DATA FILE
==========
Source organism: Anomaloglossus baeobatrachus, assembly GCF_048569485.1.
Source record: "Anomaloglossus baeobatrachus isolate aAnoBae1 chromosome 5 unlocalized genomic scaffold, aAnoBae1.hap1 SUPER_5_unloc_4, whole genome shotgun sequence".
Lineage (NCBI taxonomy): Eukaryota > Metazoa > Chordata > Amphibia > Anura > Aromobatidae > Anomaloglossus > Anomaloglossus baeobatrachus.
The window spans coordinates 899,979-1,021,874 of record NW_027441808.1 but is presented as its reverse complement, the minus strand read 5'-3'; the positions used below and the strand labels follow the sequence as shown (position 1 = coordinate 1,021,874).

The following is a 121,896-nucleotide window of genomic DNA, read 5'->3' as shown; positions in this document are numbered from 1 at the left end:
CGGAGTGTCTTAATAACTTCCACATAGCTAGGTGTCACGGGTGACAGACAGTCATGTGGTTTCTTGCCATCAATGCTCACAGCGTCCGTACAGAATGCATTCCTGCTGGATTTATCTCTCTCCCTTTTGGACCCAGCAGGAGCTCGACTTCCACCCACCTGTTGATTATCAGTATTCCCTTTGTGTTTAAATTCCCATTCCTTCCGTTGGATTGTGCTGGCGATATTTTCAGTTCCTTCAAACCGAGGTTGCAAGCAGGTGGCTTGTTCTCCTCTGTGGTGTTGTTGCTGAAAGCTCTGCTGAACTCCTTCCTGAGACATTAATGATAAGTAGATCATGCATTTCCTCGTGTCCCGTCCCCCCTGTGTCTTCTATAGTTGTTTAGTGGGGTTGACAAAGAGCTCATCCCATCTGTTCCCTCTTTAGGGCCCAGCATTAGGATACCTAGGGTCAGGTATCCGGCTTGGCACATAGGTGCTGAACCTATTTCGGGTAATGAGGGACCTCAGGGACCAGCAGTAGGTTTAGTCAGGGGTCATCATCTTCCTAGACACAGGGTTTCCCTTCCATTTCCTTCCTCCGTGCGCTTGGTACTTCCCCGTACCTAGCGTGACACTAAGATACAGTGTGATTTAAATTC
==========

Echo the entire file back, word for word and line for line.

Source organism: Anomaloglossus baeobatrachus, assembly GCF_048569485.1.
Source record: "Anomaloglossus baeobatrachus isolate aAnoBae1 chromosome 5 unlocalized genomic scaffold, aAnoBae1.hap1 SUPER_5_unloc_4, whole genome shotgun sequence".
Lineage (NCBI taxonomy): Eukaryota > Metazoa > Chordata > Amphibia > Anura > Aromobatidae > Anomaloglossus > Anomaloglossus baeobatrachus.
The window spans coordinates 899,979-1,021,874 of record NW_027441808.1 but is presented as its reverse complement, the minus strand read 5'-3'; the positions used below and the strand labels follow the sequence as shown (position 1 = coordinate 1,021,874).

The following is a 121,896-nucleotide window of genomic DNA, read 5'->3' as shown; positions in this document are numbered from 1 at the left end:
CGGAGTGTCTTAATAACTTCCACATAGCTAGGTGTCACGGGTGACAGACAGTCATGTGGTTTCTTGCCATCAATGCTCACAGCGTCCGTACAGAATGCATTCCTGCTGGATTTATCTCTCTCCCTTTTGGACCCAGCAGGAGCTCGACTTCCACCCACCTGTTGATTATCAGTATTCCCTTTGTGTTTAAATTCCCATTCCTTCCGTTGGATTGTGCTGGCGATATTTTCAGTTCCTTCAAACCGAGGTTGCAAGCAGGTGGCTTGTTCTCCTCTGTGGTGTTGTTGCTGAAAGCTCTGCTGAACTCCTTCCTGAGACATTAATGATAAGTAGATCATGCATTTCCTCGTGTCCCGTCCCCCCTGTGTCTTCTATAGTTGTTTAGTGGGGTTGACAAAGAGCTCATCCCATCTGTTCCCTCTTTAGGGCCCAGCATTAGGATACCTAGGGTCAGGTATCCGGCTTGGCACATAGGTGCTGAACCTATTTCGGGTAATGAGGGACCTCAGGGACCAGCAGTAGGTTTAGTCAGGGGTCATCATCTTCCTAGACACAGGGTTTCCCTTCCATTTCCTTCCTCCGTGCGCTTGGTACTTCCCCGTACCTAGCGTGACACTAAGATACAGTGTGATTTAAATTC